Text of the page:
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Lessons From: Schopenhauer's Will to Live

How to lose the "Will" to live to let go of suffering and live a happy life

Note before you begin: I know the subtitle is strange when the Will to live needs to be lost to reduce suffering, but when you get to the end of this article, you'll understand what Schopenhauer tried to say. 

Arthur Schopenhauer was a man greatly influenced by Immanuel Kant, considered by some to be the greatest philosopher to have ever lived. Post-Kantian thought was generally about a few key topics, including the idea that people are an end rather than a means, and critical philosophy, which was acknowledging our limits of understanding through philosophical thought. The movement was called German Idealism, which meant that properties we see in objects are a result of our perspective and not something which is necessarily in the essence of the object itself. Schopenhauer hated this. He was, in a sense, an Eastern philosopher in the West, supporting the notion that the world is what it is and he believed asceticism, which is abstinence from pleasure to focus on improvement a.k.a. "monk mode", was the way to go. 

His most important work, The World as Will and Representation, deals with what he considered fundamental to nature in general and humanity itself. We all have an insatiable Will to life, which is the source of both our ambition and our suffering. This is where his support for asceticism comes from; if you rid yourself of desire, you rid yourself of pain, and though this sounds pretty similar to Buddhism, it is not exactly the same, for this "wanting" is not considered part of human nature by those who adhere to that dogma. 

The first volume of the Will is split into four books. It is quite esoteric because you need to have a pretty good understanding of Kant's philosophy to understand what he wrote about. The first half of the volume deals with the world as an idea, and the basic gist of it is that our inner experience is the result of a manifestation of the world's essence, so to say. Electricity and gravity are said to be the forces of Will, and knowledge was invented to serve it be it in humans or others. The pessimism in Schopenhauer's philosophy can be seen here, for he says that unfulfilled desires are the cause of human suffering. 

Book 3/4 talks about genius, and Schopenhauer claims that everyone has a certain degree of it in one way or another, and this is what permits you to enjoy the aesthetic experience, or understanding what an object truly is in its platonic form and not the object itself. Anybody who could explain the aesthetic or display it was truly a genius in his eyes and music was, in his opinion, the most pure expression of the aesthetic because it showed raw articulation of the Will.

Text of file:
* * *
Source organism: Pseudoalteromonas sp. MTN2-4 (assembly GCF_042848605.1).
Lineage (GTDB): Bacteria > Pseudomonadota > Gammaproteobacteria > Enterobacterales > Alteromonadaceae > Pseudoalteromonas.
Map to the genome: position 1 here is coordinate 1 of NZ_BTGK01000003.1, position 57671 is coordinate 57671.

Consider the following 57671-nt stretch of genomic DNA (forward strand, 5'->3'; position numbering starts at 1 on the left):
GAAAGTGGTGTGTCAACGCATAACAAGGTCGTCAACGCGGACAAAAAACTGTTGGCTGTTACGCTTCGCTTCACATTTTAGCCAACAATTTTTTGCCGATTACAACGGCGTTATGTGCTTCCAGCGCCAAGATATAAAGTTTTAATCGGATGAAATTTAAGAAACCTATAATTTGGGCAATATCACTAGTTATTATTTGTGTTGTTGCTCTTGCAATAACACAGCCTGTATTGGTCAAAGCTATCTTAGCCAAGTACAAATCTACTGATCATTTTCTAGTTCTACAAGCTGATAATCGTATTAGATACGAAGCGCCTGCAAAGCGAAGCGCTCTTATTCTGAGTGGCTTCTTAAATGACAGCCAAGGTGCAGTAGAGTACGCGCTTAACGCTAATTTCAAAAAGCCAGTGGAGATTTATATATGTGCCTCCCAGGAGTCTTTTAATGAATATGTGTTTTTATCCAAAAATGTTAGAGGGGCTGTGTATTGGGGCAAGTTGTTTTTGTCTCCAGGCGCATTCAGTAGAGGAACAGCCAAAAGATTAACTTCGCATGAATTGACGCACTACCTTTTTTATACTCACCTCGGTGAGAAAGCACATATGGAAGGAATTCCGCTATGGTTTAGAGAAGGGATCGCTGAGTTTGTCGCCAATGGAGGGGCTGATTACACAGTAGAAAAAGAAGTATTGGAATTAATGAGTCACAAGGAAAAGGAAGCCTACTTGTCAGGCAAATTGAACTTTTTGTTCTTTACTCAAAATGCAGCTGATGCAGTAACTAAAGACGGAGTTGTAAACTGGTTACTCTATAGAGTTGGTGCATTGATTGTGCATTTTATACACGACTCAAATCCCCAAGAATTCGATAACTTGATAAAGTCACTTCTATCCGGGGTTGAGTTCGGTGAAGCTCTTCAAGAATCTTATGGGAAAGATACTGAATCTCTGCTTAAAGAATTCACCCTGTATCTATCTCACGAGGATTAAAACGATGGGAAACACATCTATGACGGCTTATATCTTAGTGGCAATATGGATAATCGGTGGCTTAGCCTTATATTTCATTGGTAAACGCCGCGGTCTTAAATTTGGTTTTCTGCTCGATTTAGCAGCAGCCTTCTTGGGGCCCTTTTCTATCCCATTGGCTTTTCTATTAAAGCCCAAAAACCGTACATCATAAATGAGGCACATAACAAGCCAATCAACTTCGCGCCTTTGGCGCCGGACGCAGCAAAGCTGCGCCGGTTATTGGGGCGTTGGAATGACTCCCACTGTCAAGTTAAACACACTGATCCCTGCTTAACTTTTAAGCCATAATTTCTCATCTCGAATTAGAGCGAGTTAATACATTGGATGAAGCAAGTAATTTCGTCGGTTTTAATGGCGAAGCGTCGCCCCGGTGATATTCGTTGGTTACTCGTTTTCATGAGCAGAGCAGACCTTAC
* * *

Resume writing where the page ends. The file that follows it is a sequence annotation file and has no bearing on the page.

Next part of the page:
Book 4 is about ethics, and supposed to be a descriptive account of our ethical behavior. There are two behaviors, the affirmation and the denial of Will. According to him, the essence of the Will is conflicted with the egoism in humans and animals, and transcending this egoism leads to compassion, a display of the possibility of leaving the Will behind. The Will can be released or denied but never changed, and he praised some forms of Christianity, Buddhism and Hinduism because of their asceticism, while having disdain for Protestantism, Judaism and Islam because of their optimism and cruelty. He also talks about suicide and doesn't see it as a destruction of the Will, but an affirmation of it, and asceticism, the denial of the Will, the individual may be weakened but will be saved from suffering, and he who has gotten rid of the Will has gotten rid of its hold on him and is nothing but a bad dream from which one awakens. 

What can we learn from this?

Again, this all goes back to asceticism. I won't tell you to get rid of your ego or desire for more, because I agree with Schopenhauer in that it's a part of human nature. What I will tell you is that if you let ambition consume you, you will suffer even after you achieve your goals because you'll suffer from chronic dissatisfaction. Instead, like I mentioned in Lessons From Amelie, simply take a breath, enjoy the little things and realize that there is no true endgame, so you might as well be happy while you build your future instead of waiting for that future to come. 

Read more about the Will here:

This post first appeared on Application Of Knowledge, please read the originial post: here

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Lessons From: Schopenhauer's Will to Live


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